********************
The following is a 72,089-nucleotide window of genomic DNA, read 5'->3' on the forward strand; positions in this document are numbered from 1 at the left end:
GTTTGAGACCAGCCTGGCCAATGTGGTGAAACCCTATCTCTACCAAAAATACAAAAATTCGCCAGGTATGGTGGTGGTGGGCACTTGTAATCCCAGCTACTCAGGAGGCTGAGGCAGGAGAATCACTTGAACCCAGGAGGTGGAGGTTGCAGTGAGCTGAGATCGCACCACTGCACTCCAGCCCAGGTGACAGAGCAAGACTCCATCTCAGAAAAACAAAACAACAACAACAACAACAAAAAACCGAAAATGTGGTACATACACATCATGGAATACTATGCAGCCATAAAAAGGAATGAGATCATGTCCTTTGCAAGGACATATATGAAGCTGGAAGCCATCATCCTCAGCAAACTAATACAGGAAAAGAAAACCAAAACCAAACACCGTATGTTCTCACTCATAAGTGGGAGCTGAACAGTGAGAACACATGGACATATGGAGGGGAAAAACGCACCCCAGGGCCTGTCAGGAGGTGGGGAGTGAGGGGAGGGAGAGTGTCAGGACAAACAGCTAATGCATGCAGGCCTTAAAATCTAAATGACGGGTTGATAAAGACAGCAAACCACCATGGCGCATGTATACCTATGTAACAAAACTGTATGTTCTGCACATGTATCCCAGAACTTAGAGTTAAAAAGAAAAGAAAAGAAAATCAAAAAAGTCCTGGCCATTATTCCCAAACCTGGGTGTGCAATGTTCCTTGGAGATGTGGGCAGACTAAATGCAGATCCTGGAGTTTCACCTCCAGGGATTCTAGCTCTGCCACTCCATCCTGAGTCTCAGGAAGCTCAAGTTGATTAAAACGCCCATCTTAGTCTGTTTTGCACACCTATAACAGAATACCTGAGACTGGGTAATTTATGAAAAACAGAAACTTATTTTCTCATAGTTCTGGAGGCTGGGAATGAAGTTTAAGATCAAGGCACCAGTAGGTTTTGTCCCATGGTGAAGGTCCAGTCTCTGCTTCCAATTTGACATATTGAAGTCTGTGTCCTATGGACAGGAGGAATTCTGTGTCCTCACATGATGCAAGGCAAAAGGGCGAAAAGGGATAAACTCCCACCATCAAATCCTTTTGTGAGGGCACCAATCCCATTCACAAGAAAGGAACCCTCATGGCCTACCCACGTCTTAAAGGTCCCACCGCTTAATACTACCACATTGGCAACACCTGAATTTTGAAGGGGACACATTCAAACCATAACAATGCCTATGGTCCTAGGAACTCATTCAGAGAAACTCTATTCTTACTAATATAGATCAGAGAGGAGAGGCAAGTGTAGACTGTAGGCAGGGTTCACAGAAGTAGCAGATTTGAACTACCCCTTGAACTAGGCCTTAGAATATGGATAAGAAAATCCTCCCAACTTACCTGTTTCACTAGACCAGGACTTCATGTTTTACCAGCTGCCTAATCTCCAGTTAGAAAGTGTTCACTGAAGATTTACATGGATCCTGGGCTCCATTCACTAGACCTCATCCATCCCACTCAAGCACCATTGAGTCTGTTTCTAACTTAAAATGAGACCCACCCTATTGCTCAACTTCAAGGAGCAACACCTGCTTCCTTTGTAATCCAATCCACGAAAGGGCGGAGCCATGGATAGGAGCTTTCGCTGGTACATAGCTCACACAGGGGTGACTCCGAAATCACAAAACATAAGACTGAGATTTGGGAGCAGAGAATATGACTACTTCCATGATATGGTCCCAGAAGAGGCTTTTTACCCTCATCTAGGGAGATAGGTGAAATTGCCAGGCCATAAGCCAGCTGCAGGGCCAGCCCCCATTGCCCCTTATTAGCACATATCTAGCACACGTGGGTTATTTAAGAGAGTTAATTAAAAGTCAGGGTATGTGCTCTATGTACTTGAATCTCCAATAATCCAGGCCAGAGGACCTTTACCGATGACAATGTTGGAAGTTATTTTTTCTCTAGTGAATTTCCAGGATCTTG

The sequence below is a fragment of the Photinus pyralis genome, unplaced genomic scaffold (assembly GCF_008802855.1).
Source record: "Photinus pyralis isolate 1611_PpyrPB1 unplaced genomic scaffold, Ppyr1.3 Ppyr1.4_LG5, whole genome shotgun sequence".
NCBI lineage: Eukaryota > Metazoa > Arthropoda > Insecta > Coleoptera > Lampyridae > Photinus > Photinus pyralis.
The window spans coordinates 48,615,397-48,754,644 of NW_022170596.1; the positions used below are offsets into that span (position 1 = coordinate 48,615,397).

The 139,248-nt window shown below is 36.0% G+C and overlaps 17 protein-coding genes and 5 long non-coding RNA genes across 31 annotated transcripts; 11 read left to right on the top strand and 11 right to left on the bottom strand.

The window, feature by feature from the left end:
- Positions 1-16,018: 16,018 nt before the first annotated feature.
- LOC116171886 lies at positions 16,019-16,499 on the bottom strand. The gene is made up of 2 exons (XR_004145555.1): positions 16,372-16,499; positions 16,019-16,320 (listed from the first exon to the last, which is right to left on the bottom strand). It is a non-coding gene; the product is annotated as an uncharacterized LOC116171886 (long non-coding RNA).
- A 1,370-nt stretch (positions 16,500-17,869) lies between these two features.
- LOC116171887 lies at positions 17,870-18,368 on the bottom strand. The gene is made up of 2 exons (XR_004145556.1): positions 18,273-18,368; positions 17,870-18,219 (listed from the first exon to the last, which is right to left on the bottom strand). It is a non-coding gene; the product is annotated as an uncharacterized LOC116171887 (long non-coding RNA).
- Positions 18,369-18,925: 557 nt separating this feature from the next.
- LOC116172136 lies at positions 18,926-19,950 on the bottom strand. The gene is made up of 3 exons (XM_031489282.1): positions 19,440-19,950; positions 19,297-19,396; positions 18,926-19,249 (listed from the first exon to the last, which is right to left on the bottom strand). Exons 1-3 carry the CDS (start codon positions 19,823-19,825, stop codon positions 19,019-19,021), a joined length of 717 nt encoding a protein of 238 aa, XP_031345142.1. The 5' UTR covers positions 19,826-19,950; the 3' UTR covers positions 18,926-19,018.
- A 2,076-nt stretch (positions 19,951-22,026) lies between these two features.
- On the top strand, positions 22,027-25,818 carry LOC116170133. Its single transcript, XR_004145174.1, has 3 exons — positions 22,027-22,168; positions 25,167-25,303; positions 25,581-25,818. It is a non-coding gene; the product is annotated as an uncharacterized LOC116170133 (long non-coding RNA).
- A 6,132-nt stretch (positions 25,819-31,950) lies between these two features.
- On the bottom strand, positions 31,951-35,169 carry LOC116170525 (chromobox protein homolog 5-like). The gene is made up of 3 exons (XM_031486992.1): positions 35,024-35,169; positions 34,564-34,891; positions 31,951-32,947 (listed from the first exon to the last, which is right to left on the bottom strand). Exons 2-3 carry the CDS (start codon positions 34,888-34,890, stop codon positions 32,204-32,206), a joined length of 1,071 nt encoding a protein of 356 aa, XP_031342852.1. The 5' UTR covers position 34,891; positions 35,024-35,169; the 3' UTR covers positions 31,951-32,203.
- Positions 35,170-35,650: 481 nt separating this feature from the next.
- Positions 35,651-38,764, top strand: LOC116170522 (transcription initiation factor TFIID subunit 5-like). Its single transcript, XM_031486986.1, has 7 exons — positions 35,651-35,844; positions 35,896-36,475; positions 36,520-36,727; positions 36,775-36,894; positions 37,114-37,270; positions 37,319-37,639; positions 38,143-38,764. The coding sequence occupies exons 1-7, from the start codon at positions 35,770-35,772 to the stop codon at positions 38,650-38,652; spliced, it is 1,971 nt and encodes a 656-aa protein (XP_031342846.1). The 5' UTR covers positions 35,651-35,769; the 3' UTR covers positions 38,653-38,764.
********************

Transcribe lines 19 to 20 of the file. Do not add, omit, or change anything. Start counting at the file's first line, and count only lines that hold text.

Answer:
- Positions 35,170-35,650: 481 nt separating this feature from the next.
- Positions 35,651-38,764, top strand: LOC116170522 (transcription initiation factor TFIID subunit 5-like). Its single transcript, XM_031486986.1, has 7 exons — positions 35,651-35,844; positions 35,896-36,475; positions 36,520-36,727; positions 36,775-36,894; positions 37,114-37,270; positions 37,319-37,639; positions 38,143-38,764. The coding sequence occupies exons 1-7, from the start codon at positions 35,770-35,772 to the stop codon at positions 38,650-38,652; spliced, it is 1,971 nt and encodes a 656-aa protein (XP_031342846.1). The 5' UTR covers positions 35,651-35,769; the 3' UTR covers positions 38,653-38,764.